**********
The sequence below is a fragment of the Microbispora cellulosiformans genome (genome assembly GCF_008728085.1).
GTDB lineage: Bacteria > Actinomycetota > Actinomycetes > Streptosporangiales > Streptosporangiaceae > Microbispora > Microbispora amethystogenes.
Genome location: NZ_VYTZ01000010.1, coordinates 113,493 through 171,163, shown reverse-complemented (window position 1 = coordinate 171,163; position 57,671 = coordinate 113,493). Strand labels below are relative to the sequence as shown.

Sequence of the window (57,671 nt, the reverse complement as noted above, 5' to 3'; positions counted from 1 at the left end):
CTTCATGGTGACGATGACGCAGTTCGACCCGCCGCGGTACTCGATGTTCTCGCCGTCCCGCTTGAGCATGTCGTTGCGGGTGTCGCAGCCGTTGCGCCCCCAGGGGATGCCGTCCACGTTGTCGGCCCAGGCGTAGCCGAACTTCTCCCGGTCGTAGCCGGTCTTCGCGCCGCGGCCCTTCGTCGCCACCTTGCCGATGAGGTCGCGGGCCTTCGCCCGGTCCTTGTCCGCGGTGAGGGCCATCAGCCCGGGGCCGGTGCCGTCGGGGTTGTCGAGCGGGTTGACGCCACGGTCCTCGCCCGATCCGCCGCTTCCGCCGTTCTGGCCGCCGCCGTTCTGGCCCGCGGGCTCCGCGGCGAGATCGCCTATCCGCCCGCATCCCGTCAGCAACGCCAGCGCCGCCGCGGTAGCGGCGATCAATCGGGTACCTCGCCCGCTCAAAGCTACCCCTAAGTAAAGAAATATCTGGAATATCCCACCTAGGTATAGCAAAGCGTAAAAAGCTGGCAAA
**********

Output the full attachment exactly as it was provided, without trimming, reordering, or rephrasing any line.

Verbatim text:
The sequence below is a fragment of the Microbispora cellulosiformans genome (genome assembly GCF_008728085.1).
GTDB lineage: Bacteria > Actinomycetota > Actinomycetes > Streptosporangiales > Streptosporangiaceae > Microbispora > Microbispora amethystogenes.
Genome location: NZ_VYTZ01000010.1, coordinates 113,493 through 171,163, shown reverse-complemented (window position 1 = coordinate 171,163; position 57,671 = coordinate 113,493). Strand labels below are relative to the sequence as shown.

Sequence of the window (57,671 nt, the reverse complement as noted above, 5' to 3'; positions counted from 1 at the left end):
CTTCATGGTGACGATGACGCAGTTCGACCCGCCGCGGTACTCGATGTTCTCGCCGTCCCGCTTGAGCATGTCGTTGCGGGTGTCGCAGCCGTTGCGCCCCCAGGGGATGCCGTCCACGTTGTCGGCCCAGGCGTAGCCGAACTTCTCCCGGTCGTAGCCGGTCTTCGCGCCGCGGCCCTTCGTCGCCACCTTGCCGATGAGGTCGCGGGCCTTCGCCCGGTCCTTGTCCGCGGTGAGGGCCATCAGCCCGGGGCCGGTGCCGTCGGGGTTGTCGAGCGGGTTGACGCCACGGTCCTCGCCCGATCCGCCGCTTCCGCCGTTCTGGCCGCCGCCGTTCTGGCCCGCGGGCTCCGCGGCGAGATCGCCTATCCGCCCGCATCCCGTCAGCAACGCCAGCGCCGCCGCGGTAGCGGCGATCAATCGGGTACCTCGCCCGCTCAAAGCTACCCCTAAGTAAAGAAATATCTGGAATATCCCACCTAGGTATAGCAAAGCGTAAAAAGCTGGCAAA